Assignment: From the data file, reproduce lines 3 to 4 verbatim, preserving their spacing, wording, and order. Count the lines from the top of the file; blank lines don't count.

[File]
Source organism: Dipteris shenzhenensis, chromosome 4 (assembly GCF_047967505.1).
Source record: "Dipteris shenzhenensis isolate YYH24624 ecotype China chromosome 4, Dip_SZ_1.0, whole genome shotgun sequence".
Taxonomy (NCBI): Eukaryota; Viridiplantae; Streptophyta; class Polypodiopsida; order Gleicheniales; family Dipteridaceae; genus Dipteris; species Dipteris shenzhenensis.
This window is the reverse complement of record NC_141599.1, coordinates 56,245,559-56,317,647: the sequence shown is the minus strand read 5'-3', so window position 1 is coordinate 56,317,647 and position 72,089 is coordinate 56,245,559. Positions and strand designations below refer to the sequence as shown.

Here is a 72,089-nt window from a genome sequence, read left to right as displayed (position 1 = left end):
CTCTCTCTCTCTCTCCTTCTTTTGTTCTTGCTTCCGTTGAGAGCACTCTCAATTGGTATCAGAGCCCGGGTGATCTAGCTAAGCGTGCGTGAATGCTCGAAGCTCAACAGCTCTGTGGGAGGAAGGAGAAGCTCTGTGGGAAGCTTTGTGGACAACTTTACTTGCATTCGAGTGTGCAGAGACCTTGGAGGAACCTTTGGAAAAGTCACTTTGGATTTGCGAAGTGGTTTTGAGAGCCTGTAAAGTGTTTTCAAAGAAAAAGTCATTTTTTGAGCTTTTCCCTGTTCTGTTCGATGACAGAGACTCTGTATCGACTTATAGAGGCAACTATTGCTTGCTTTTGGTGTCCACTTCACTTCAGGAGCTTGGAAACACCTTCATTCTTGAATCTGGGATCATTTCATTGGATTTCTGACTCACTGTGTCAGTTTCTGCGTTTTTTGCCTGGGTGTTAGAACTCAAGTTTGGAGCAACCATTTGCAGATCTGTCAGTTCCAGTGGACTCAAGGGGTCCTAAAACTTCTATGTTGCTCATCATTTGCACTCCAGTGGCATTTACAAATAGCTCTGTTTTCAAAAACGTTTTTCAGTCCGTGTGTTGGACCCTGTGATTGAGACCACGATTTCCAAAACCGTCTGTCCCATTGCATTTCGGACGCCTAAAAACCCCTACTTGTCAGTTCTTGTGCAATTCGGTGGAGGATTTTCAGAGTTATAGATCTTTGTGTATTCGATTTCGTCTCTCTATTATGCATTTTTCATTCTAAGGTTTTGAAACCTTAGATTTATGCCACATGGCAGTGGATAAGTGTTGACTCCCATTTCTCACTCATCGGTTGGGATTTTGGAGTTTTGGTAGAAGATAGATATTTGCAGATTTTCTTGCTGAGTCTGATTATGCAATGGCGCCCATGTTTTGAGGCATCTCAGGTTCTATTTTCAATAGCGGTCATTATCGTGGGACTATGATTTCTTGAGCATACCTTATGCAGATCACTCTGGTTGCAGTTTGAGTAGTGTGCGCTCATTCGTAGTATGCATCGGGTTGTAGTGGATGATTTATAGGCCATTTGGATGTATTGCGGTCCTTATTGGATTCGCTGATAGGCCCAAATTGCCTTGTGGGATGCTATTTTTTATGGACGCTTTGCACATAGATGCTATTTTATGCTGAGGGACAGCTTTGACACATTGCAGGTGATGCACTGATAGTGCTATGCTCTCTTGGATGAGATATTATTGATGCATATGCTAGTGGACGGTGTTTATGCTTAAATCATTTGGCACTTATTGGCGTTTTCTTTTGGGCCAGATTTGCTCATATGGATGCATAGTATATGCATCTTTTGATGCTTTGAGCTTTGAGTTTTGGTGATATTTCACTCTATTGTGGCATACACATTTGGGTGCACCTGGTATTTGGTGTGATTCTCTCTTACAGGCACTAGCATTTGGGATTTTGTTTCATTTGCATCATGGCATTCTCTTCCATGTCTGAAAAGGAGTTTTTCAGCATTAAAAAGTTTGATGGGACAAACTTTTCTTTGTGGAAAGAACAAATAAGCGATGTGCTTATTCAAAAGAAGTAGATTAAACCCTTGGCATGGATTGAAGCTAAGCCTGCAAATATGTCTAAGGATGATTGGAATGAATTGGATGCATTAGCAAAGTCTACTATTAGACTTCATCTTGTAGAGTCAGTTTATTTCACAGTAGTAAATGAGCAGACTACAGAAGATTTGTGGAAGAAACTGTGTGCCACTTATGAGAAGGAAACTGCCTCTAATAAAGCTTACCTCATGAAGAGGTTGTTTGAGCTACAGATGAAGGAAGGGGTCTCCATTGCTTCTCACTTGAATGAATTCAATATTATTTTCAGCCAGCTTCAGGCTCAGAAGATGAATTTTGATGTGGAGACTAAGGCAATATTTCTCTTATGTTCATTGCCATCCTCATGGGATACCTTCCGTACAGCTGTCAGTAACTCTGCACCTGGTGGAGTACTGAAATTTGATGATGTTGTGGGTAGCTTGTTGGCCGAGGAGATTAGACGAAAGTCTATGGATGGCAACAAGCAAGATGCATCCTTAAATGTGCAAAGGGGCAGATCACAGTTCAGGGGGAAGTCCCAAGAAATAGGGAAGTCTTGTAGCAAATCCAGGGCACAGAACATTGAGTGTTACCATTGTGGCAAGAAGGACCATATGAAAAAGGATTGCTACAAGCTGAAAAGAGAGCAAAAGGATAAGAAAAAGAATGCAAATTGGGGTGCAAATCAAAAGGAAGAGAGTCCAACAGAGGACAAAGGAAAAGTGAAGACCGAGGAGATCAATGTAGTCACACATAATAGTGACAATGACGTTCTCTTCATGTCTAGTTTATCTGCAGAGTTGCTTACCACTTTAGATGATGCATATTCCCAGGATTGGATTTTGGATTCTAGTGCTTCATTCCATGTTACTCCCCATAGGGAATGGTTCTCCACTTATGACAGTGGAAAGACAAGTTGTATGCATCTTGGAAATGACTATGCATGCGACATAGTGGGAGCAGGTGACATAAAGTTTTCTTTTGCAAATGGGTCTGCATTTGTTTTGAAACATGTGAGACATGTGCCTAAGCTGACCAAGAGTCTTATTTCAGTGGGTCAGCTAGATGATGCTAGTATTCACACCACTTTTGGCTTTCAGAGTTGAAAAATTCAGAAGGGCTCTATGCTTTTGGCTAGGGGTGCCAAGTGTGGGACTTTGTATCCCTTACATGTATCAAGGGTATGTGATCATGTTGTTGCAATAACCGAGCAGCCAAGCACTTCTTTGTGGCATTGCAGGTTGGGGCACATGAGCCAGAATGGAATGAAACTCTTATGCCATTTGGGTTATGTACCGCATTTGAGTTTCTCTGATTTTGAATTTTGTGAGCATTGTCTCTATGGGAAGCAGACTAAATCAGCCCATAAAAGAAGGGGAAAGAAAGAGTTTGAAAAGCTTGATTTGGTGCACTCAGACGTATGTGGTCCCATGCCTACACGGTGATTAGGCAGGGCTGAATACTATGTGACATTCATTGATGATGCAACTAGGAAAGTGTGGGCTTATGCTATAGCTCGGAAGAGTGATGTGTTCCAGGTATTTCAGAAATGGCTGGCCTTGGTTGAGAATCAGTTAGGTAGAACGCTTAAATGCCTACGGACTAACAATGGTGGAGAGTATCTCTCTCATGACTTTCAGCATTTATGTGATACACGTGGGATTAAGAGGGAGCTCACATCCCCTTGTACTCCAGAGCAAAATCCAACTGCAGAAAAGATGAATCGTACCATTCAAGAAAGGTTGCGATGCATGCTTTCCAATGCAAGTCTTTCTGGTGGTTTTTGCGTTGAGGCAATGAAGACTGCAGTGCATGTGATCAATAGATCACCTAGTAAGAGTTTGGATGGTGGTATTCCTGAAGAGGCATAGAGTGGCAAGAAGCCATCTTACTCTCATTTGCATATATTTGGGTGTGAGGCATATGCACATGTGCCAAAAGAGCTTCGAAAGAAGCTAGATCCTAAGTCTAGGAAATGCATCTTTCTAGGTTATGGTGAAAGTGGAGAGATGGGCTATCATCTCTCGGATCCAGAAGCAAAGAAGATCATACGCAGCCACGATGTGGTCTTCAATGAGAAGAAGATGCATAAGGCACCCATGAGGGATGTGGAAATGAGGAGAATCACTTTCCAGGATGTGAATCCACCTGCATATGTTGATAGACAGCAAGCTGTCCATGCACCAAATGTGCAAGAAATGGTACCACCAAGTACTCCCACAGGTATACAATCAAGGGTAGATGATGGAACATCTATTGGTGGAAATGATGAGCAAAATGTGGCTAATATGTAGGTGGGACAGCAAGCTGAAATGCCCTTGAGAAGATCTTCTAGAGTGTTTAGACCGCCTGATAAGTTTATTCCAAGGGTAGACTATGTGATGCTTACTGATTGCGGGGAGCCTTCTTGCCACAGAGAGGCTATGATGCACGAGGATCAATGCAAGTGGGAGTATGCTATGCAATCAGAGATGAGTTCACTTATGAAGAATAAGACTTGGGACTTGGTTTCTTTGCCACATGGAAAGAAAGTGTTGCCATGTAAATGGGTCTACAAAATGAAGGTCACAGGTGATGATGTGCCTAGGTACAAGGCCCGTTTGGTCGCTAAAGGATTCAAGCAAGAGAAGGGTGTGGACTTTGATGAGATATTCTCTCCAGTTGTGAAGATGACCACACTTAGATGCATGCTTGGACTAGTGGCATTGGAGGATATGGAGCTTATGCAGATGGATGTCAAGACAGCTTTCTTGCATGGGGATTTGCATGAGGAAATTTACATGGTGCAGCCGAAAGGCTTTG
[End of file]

Taxonomy (NCBI): Eukaryota; Viridiplantae; Streptophyta; class Polypodiopsida; order Gleicheniales; family Dipteridaceae; genus Dipteris; species Dipteris shenzhenensis.
This window is the reverse complement of record NC_141599.1, coordinates 56,245,559-56,317,647: the sequence shown is the minus strand read 5'-3', so window position 1 is coordinate 56,317,647 and position 72,089 is coordinate 56,245,559. Positions and strand designations below refer to the sequence as shown.